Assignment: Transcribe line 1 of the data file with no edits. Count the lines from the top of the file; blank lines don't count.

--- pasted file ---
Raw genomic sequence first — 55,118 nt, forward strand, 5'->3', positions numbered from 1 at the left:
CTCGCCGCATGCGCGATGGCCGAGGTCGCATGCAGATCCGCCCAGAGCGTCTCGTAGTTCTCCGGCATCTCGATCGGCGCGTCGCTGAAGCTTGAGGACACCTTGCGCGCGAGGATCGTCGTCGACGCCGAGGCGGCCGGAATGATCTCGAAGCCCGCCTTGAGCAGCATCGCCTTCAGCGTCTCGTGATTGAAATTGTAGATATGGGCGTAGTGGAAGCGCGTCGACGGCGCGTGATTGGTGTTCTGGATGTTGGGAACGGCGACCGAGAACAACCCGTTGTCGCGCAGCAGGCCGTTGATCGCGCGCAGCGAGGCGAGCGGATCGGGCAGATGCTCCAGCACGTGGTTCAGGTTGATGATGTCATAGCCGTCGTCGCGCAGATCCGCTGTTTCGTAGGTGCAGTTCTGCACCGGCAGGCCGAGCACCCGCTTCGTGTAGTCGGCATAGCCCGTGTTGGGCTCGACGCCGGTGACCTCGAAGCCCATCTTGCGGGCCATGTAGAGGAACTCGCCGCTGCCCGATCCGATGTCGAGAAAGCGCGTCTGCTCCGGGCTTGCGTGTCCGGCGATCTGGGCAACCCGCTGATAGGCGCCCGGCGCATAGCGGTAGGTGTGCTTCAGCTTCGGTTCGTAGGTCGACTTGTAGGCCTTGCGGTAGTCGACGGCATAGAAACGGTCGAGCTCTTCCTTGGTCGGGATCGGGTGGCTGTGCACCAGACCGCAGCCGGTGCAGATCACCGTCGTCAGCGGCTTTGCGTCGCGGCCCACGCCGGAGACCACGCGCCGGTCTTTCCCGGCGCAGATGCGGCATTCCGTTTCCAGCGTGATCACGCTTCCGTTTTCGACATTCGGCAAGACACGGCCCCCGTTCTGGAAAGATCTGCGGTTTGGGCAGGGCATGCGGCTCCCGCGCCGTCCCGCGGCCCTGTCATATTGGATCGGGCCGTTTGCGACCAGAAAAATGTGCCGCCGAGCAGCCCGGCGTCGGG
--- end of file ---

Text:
Raw genomic sequence first — 55,118 nt, forward strand, 5'->3', positions numbered from 1 at the left: